Loose terminal – Caused by our old friend the trees, shrubs and fences. The plug wire terminal that clips to the spark plug becomes loose and that can cause no starts, poor running, and intermittent starting/running.
The fix here is simple, squeeze the terminal body using a pliers to tighten it.
A loose terminal will cause the engine to misfire or not start at all. The quick fix here, squeeze the terminal until it fits snugly on the plug.
Because this cap was loose, it created arching which has burnt the metal of the terminal cap.
Faulty terminal connector – It’s different but related to a loose connector. A loose connector will often turn into a faulty as the spark starts to jump inside the terminal burning it or setting up conditions for corrosion to take hold.
The outcome is the same, no spark, or poor running. A replacement terminal can be purchased and fitted to solve this issue.
Damaged plug wire – Plug wire rubbing off the engine cover can cause the insulation to wear and the coil to ground. But more often than not, a damaged plug wire means rodents. Mice love wiring insulation and unfortunately our furry friends have cost us a coil.
Sure you can wrap them with insulation tape but it’s only a quick fix, the long-term repair is to replace.
Mice love to chew on the wiring insulation.
Common stop/start assembly faults
Most mowers owners are familiar with the bail lever at the handle bars which must be held in order to start the mower. Most mowers will use this type stop/start system, others manufacturers may incorporate the stop/start function with the throttle lever. But apart from this difference, all other components will be very similar.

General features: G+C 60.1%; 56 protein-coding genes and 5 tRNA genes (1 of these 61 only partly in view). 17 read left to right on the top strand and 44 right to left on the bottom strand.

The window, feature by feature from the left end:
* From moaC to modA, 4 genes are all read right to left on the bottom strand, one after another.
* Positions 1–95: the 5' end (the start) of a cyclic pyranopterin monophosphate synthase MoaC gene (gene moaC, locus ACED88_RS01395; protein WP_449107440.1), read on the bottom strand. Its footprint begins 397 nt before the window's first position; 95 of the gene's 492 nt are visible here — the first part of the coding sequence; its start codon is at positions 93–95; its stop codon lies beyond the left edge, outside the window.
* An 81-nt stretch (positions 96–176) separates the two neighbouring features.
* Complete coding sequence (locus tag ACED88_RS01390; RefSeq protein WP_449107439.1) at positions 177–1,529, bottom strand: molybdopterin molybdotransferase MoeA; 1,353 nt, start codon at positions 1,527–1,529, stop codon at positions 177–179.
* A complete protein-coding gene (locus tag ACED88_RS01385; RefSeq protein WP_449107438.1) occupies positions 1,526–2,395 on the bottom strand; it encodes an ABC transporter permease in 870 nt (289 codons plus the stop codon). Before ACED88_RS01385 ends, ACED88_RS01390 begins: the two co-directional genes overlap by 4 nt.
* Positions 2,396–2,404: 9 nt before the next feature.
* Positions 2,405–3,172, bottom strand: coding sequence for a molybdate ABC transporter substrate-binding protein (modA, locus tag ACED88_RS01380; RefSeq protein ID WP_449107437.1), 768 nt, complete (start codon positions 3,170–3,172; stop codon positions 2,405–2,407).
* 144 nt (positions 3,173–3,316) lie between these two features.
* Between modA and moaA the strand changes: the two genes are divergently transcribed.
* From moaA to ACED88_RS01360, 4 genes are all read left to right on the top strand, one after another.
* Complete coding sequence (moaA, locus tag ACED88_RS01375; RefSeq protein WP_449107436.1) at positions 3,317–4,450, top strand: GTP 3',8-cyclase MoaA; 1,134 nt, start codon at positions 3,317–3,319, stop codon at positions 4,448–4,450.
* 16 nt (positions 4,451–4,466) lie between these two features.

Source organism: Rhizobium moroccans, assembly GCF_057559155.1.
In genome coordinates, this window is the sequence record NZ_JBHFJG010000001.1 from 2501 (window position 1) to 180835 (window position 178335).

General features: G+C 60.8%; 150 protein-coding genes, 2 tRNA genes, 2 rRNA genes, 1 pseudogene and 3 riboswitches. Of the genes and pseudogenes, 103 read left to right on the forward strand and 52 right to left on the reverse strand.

The main components of the stop/start assembly include:
- Bail/throttle lever
- Flywheel brake assembly
- Stop/start switch
- Coil control wire
Common faults here include, disconnected,out of adjustment or broken levers.
The cables break and stretch, so it's not uncommon for the bail lever to work but because the cable has stretched, it doesn't move the brake assembly to the start position.
flywheel brake assembly
Common faults here include, cable out of adjustment, meaning the bail lever doesn't pull the brake to the off position.
This is the on/off switch, it's fitted at the flywheel brake assembly. When the bail lever pulls the assembly, it pushes on the switch removing on the ground connection to the coil. This allows the mower start.
The coil control wire is connected from the stop/start switch on the flywheel brake assembly to the coil, which is fitted on the engine. The coil and plug won’t produce a spark so long as the control wire is connected to ground (Metal of engine).
A common fault is chafing of the control wire on the engine (shorting to ground), this effectively is the same as releasing the bail lever – turns engine off.
Check the wire for chafing, especially anywhere the wiring turns sharply around the engine.
coil control wire
Coil control is a single wire with push on connection. Often they'll come loose and when they do the mower won't.
Here's a different mower coil control wire, it's a very simple connection, the contact points must separate before the coil and plug will create a spark.
Common coil faults
Coils generally work or they don’t, occasionally you’ll get a coil that works when it’s cold and stops when the engine heats up. Coils are a solid state unit – they can’t be repaired.
Testing a coil and fitting a new one is easy, I wrote a whole post about it right here “Push mower hard to start when hot”
Lawn mower coils give lots of problems, I replace tons of them.
Can a spark plug have bad spark? Yes, spark plugs do wear out. A spark plug should be changed once every year at the start of the new season. You can check the spark plug for spark by removing it, connecting the plug wire, grounding it off the engine and turning over the engine.